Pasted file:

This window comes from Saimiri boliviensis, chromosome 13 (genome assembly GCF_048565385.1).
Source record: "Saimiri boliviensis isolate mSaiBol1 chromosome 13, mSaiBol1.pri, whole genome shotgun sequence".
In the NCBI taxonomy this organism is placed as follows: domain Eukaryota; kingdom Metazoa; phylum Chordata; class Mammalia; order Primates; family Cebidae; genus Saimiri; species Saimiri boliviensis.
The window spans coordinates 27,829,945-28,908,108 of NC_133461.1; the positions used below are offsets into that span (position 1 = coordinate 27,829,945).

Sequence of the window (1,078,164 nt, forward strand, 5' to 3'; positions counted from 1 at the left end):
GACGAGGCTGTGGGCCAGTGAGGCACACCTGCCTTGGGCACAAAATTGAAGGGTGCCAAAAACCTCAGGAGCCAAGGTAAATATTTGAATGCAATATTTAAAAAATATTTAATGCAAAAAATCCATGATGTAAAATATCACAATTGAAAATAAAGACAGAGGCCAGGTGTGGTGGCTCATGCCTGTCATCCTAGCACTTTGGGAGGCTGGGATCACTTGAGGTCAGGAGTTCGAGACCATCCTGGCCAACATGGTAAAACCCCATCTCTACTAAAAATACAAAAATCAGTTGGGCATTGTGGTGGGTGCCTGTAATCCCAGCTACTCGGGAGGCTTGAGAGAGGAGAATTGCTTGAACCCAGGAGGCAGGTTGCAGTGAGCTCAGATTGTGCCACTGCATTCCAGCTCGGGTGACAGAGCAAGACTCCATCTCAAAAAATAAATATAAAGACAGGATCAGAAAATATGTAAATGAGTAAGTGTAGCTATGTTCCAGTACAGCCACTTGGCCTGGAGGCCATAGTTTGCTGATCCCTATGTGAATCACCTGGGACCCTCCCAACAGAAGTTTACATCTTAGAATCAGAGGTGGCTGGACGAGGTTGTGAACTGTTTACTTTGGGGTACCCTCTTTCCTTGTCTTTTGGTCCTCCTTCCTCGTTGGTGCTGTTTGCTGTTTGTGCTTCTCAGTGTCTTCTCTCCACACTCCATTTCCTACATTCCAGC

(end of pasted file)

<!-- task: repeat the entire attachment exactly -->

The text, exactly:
This window comes from Saimiri boliviensis, chromosome 13 (genome assembly GCF_048565385.1).
Source record: "Saimiri boliviensis isolate mSaiBol1 chromosome 13, mSaiBol1.pri, whole genome shotgun sequence".
In the NCBI taxonomy this organism is placed as follows: domain Eukaryota; kingdom Metazoa; phylum Chordata; class Mammalia; order Primates; family Cebidae; genus Saimiri; species Saimiri boliviensis.
The window spans coordinates 27,829,945-28,908,108 of NC_133461.1; the positions used below are offsets into that span (position 1 = coordinate 27,829,945).

Sequence of the window (1,078,164 nt, forward strand, 5' to 3'; positions counted from 1 at the left end):
GACGAGGCTGTGGGCCAGTGAGGCACACCTGCCTTGGGCACAAAATTGAAGGGTGCCAAAAACCTCAGGAGCCAAGGTAAATATTTGAATGCAATATTTAAAAAATATTTAATGCAAAAAATCCATGATGTAAAATATCACAATTGAAAATAAAGACAGAGGCCAGGTGTGGTGGCTCATGCCTGTCATCCTAGCACTTTGGGAGGCTGGGATCACTTGAGGTCAGGAGTTCGAGACCATCCTGGCCAACATGGTAAAACCCCATCTCTACTAAAAATACAAAAATCAGTTGGGCATTGTGGTGGGTGCCTGTAATCCCAGCTACTCGGGAGGCTTGAGAGAGGAGAATTGCTTGAACCCAGGAGGCAGGTTGCAGTGAGCTCAGATTGTGCCACTGCATTCCAGCTCGGGTGACAGAGCAAGACTCCATCTCAAAAAATAAATATAAAGACAGGATCAGAAAATATGTAAATGAGTAAGTGTAGCTATGTTCCAGTACAGCCACTTGGCCTGGAGGCCATAGTTTGCTGATCCCTATGTGAATCACCTGGGACCCTCCCAACAGAAGTTTACATCTTAGAATCAGAGGTGGCTGGACGAGGTTGTGAACTGTTTACTTTGGGGTACCCTCTTTCCTTGTCTTTTGGTCCTCCTTCCTCGTTGGTGCTGTTTGCTGTTTGTGCTTCTCAGTGTCTTCTCTCCACACTCCATTTCCTACATTCCAGC